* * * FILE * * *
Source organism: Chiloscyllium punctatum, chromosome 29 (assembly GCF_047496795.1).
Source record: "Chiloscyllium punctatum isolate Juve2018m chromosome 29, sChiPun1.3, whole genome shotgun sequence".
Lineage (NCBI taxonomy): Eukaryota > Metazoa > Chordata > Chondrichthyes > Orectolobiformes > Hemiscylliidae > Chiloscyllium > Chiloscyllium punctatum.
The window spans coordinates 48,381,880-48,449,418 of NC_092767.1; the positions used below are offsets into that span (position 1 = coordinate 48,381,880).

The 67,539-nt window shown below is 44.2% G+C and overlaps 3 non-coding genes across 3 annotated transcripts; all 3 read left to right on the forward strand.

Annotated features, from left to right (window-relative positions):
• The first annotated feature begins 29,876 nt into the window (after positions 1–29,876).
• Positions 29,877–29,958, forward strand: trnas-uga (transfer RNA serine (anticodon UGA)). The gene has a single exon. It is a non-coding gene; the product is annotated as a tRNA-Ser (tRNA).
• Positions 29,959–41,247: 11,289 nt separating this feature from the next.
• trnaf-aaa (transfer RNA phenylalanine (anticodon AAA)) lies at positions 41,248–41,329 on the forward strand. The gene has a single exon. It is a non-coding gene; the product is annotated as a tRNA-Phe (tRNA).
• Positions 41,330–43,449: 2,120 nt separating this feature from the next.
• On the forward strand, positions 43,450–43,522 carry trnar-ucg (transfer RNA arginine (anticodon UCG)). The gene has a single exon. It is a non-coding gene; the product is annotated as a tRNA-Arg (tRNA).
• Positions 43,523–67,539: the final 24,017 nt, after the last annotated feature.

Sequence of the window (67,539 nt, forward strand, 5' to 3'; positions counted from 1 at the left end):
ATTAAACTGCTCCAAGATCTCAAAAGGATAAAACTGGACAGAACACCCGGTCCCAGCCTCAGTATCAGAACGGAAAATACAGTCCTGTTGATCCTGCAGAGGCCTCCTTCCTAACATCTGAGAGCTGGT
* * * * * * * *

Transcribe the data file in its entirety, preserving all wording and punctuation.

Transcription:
Source organism: Chiloscyllium punctatum, chromosome 29 (assembly GCF_047496795.1).
Source record: "Chiloscyllium punctatum isolate Juve2018m chromosome 29, sChiPun1.3, whole genome shotgun sequence".
Lineage (NCBI taxonomy): Eukaryota > Metazoa > Chordata > Chondrichthyes > Orectolobiformes > Hemiscylliidae > Chiloscyllium > Chiloscyllium punctatum.
The window spans coordinates 48,381,880-48,449,418 of NC_092767.1; the positions used below are offsets into that span (position 1 = coordinate 48,381,880).

The 67,539-nt window shown below is 44.2% G+C and overlaps 3 non-coding genes across 3 annotated transcripts; all 3 read left to right on the forward strand.

Annotated features, from left to right (window-relative positions):
• The first annotated feature begins 29,876 nt into the window (after positions 1–29,876).
• Positions 29,877–29,958, forward strand: trnas-uga (transfer RNA serine (anticodon UGA)). The gene has a single exon. It is a non-coding gene; the product is annotated as a tRNA-Ser (tRNA).
• Positions 29,959–41,247: 11,289 nt separating this feature from the next.
• trnaf-aaa (transfer RNA phenylalanine (anticodon AAA)) lies at positions 41,248–41,329 on the forward strand. The gene has a single exon. It is a non-coding gene; the product is annotated as a tRNA-Phe (tRNA).
• Positions 41,330–43,449: 2,120 nt separating this feature from the next.
• On the forward strand, positions 43,450–43,522 carry trnar-ucg (transfer RNA arginine (anticodon UCG)). The gene has a single exon. It is a non-coding gene; the product is annotated as a tRNA-Arg (tRNA).
• Positions 43,523–67,539: the final 24,017 nt, after the last annotated feature.

Sequence of the window (67,539 nt, forward strand, 5' to 3'; positions counted from 1 at the left end):
ATTAAACTGCTCCAAGATCTCAAAAGGATAAAACTGGACAGAACACCCGGTCCCAGCCTCAGTATCAGAACGGAAAATACAGTCCTGTTGATCCTGCAGAGGCCTCCTTCCTAACATCTGAGAGCTGGT